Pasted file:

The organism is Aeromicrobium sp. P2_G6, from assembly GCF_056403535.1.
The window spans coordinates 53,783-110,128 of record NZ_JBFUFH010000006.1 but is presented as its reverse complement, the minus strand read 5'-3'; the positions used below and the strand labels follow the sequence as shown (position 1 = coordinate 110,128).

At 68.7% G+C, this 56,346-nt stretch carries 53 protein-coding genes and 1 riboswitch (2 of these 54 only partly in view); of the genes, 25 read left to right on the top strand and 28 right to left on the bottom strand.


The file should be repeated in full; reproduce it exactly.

The organism is Aeromicrobium sp. P2_G6, from assembly GCF_056403535.1.
The window spans coordinates 53,783-110,128 of record NZ_JBFUFH010000006.1 but is presented as its reverse complement, the minus strand read 5'-3'; the positions used below and the strand labels follow the sequence as shown (position 1 = coordinate 110,128).

At 68.7% G+C, this 56,346-nt stretch carries 53 protein-coding genes and 1 riboswitch (2 of these 54 only partly in view); of the genes, 25 read left to right on the top strand and 28 right to left on the bottom strand.